Company audits are the way of ensuring that the financial statements of an entity are true and fair. The Audits are done according to the requirements laid out in the Companies Act (CA), such as Appointment of Auditors, Role of Auditors, Auditor Remuneration, and Companies Exempt from Auditing.
Appointment of Auditors
Within 3 months of the company’s incorporation, the directors of the company are required to appoint at least one accounting entity as the company’s official Auditor. Only public accountants or accounting firms approved by the Accounting and Corporate Regulatory Authority (ACRA) can act as company auditors.
Auditors hold office from the time of appointment till the company’s next Annual General Meeting (AGM). If the company is newly incorporated, the first auditor will hold office till the conclusion of the first AGM.
During the first AGM, the company will have to appoint a new accounting entity or can even appoint the same auditor to act as the company’s auditor till the next AGM. The cycle continues every AGM.
If the directors fail to appoint an auditor during an AGM, any company member can appeal to the registrar to have an auditor appointed.
Role of Auditors
The basic role of Auditors is to:
- Check if the company is complying with financial reporting standards and
- Provide a true and fair view of the company’s financial position and performance.
The report by the auditors should be attached to the financial statements and laid before the company’s AGM.
Auditors should be given access to the company’s books of accounts, or provide any information required by the auditors for audit purposes.
A Company has to disclose the Auditor’s Remuneration in a general meeting with necessary details if the request is made by:
- At least 5% of the total number of members of the company, or
- The shareholders who hold at least 5% of the total number of issued company shares.
Who decides the Auditor’s fees?
Generally, it is the party that appoints the auditor fixes the auditor’s fees. For e.g., if the directors appoint the auditor, then the directors would be able to fix the auditor’s fees.
Alternatively, if the auditor has been appointed at a General Meeting, then the company must fix the auditor’s fees in a general meeting. However, the members of the company can also authorize the directors to fix the fees at the most recent AGM.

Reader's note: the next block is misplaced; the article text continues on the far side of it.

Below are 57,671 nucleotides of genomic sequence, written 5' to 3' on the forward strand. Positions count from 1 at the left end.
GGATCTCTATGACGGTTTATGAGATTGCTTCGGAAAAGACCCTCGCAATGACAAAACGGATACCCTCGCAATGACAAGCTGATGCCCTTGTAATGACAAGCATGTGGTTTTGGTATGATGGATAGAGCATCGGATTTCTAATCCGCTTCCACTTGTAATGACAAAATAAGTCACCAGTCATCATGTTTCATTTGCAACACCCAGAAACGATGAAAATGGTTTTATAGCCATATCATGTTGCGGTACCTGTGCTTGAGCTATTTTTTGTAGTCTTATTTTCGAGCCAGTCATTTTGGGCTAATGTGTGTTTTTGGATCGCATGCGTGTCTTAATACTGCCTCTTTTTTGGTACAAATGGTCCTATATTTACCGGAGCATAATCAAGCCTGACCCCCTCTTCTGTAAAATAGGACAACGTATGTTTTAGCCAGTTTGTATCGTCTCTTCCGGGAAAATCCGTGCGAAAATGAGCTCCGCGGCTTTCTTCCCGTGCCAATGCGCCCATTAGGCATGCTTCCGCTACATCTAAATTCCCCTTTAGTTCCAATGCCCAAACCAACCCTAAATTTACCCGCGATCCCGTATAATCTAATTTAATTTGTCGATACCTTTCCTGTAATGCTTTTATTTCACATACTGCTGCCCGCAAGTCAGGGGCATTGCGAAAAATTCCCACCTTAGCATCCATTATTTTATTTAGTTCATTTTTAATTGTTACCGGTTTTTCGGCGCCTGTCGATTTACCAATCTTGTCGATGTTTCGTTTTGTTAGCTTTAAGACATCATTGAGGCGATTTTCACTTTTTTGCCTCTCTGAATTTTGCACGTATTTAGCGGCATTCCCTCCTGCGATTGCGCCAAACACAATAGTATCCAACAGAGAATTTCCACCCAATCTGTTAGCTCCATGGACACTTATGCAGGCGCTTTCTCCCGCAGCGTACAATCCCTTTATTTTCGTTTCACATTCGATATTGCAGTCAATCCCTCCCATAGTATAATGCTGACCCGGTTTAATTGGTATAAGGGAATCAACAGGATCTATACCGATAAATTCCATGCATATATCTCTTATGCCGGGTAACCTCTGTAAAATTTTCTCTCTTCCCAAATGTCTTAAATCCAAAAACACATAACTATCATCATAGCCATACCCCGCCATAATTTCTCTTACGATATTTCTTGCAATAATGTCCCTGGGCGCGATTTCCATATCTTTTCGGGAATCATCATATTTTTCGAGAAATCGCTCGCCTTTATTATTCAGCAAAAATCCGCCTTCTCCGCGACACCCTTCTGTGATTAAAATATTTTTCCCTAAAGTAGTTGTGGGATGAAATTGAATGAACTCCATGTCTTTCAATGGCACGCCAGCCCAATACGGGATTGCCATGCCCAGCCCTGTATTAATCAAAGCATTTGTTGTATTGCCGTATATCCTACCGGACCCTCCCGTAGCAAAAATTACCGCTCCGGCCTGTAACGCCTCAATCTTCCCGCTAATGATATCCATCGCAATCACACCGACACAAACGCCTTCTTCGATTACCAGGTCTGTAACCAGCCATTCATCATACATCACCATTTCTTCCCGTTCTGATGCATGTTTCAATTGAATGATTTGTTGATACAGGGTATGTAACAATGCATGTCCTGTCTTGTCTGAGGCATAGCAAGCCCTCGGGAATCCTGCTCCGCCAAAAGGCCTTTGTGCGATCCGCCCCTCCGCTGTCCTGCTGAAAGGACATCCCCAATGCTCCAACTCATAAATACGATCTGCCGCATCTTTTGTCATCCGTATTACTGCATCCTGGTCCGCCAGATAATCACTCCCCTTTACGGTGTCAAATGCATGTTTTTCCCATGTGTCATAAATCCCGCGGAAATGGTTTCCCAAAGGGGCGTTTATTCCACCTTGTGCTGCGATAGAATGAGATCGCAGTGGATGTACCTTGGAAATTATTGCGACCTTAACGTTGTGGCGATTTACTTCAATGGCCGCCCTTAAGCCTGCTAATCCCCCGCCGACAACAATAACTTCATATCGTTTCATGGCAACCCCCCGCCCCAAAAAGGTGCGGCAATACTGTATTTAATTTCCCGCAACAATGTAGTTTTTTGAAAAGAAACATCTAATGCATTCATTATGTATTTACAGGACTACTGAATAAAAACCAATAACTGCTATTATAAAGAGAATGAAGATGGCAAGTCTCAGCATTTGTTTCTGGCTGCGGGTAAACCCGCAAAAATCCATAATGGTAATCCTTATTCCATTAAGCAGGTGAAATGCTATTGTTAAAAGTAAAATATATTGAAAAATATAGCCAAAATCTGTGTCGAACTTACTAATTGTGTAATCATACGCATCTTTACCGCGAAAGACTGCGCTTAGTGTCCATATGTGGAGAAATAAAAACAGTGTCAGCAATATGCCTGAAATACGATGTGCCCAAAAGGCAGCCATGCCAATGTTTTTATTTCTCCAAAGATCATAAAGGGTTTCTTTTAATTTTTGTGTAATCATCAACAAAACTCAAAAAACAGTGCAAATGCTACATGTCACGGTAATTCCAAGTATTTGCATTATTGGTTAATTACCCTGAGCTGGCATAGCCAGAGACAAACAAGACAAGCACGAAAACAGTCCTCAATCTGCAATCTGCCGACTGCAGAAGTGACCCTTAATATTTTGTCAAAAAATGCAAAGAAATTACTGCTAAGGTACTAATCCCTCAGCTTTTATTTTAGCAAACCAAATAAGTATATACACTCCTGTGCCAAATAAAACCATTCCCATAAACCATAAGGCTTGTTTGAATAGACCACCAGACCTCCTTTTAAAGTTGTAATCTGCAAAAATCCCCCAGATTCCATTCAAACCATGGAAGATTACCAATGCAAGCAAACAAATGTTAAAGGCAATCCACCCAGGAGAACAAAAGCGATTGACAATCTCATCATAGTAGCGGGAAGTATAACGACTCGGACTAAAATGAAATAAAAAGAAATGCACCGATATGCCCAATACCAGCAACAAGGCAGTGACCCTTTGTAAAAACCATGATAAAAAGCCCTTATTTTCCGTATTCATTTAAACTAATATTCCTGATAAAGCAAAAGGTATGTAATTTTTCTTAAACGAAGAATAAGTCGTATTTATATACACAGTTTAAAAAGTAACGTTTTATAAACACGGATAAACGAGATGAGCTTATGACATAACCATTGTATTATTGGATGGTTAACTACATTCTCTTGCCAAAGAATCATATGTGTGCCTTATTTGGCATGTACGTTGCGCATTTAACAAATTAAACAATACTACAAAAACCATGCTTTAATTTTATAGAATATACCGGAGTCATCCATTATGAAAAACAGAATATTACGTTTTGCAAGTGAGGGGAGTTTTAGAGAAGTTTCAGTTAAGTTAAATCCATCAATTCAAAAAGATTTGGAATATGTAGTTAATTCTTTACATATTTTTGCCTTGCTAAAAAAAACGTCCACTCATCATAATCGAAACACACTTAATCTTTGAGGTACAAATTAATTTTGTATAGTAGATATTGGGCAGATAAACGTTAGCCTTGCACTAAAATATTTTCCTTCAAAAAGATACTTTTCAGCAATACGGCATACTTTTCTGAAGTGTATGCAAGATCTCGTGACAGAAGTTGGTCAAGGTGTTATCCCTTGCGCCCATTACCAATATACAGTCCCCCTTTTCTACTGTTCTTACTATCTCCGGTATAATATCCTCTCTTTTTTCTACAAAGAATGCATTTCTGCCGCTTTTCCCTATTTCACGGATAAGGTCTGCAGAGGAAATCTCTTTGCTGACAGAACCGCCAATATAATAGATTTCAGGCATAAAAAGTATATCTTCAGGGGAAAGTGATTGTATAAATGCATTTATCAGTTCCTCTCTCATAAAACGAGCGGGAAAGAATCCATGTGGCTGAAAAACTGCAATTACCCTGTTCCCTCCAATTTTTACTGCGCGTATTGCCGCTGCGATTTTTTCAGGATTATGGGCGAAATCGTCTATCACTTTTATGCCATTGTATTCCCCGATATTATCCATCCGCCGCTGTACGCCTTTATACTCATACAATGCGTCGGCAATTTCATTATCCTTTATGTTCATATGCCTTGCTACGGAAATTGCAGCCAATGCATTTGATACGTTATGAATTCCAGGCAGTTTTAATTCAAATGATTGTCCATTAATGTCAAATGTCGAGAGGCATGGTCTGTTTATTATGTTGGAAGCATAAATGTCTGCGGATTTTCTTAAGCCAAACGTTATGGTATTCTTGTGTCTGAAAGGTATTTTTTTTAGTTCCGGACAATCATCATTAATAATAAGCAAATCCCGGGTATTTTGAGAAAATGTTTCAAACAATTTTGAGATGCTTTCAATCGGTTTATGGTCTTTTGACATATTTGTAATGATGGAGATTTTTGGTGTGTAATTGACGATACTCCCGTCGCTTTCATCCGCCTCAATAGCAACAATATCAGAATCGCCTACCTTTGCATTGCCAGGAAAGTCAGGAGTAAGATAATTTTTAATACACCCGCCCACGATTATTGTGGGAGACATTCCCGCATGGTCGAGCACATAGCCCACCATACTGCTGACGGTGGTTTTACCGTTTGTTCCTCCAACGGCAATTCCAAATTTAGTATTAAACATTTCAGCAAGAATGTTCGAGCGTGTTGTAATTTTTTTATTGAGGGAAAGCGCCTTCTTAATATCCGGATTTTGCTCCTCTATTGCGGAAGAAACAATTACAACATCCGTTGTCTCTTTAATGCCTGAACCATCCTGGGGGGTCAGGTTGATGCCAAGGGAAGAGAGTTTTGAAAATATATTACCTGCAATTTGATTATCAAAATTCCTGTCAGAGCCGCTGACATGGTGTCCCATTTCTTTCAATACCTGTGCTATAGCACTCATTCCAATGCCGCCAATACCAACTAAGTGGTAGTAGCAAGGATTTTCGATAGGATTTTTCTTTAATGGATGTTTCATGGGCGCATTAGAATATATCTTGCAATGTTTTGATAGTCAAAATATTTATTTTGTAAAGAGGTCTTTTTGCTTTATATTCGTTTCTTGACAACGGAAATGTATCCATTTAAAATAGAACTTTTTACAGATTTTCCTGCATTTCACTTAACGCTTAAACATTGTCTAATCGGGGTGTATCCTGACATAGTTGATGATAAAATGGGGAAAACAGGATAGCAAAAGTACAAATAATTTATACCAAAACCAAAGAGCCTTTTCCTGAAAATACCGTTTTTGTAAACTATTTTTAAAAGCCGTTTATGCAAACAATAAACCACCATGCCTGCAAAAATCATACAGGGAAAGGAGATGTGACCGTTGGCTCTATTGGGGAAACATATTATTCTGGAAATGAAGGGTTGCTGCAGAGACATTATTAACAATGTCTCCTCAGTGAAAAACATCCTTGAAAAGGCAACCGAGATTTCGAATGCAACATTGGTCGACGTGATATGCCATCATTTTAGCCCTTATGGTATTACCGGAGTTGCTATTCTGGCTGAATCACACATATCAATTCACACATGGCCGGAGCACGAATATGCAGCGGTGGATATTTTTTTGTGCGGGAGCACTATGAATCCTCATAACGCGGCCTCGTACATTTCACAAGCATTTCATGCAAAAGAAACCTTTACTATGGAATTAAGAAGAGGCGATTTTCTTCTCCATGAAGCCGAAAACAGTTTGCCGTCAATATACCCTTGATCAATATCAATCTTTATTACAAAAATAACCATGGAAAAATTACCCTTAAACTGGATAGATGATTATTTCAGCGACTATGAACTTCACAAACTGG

Singapore Law’s do not advice on the amount of fees to be paid or when the payment should be made. These issues are left for negotiation when appointing of auditors.
Exemption from Audit Requirements
Companies considered as “Small Company” for a particular financial year or a dormant company are exempt from audit requirements. These companies, therefore, need not appoint auditors.
Small Company Exemption
A company will be regarded as a “Small Company”, if it has been a private company throughout the current financial year, and satisfies any 2 of the following criteria for each of the 2 previous financial years before the current financial year:
- The company’s revenue does not exceed $10 million,
- The value of the company’s total assets does not exceed $10 million,
- The company does not have more than 50 employees.
Refer to the https://sso.agc.gov.sg/Act/CoA1967#Sc13- for the criteria that companies incorporated for less than 3 years or incorporated before 1st July 2015, have to meet in order to be considered a “small company”.
A Company will be exempt from audit requirements, if:
- It has been dormant since the formation of the company, or
- It has been dormant since the end of the previous financial year.
A company is considered dormant if no accounting transactions have occurred during a financial year and will cease to be considered a dormant company once an accounting transaction has occurred.
The following pointers are not to be considered as accounting transactions (for full list check here)
- The appointment of Company Secretary
- The appointment of an auditor
- The keeping of company books and registers
- The payment of fees or charges that the law requires to be paid.
Exception to exempt from audit requirements
Even if a company is exempt from audit requirements, the registrar may still require the company to audit and submit auditor’s report if the registrar believes the company to have breached laws relating to:
- Keeping of accounting records (https://sso.agc.gov.sg/Act/CoA1967#pr205B-) or
- Laying of its financial statements at its AGM (https://sso.agc.gov.sg/Act/CoA1967#pr201-)
If you require any advice on the appointment of auditors or anything related to it, please contact us.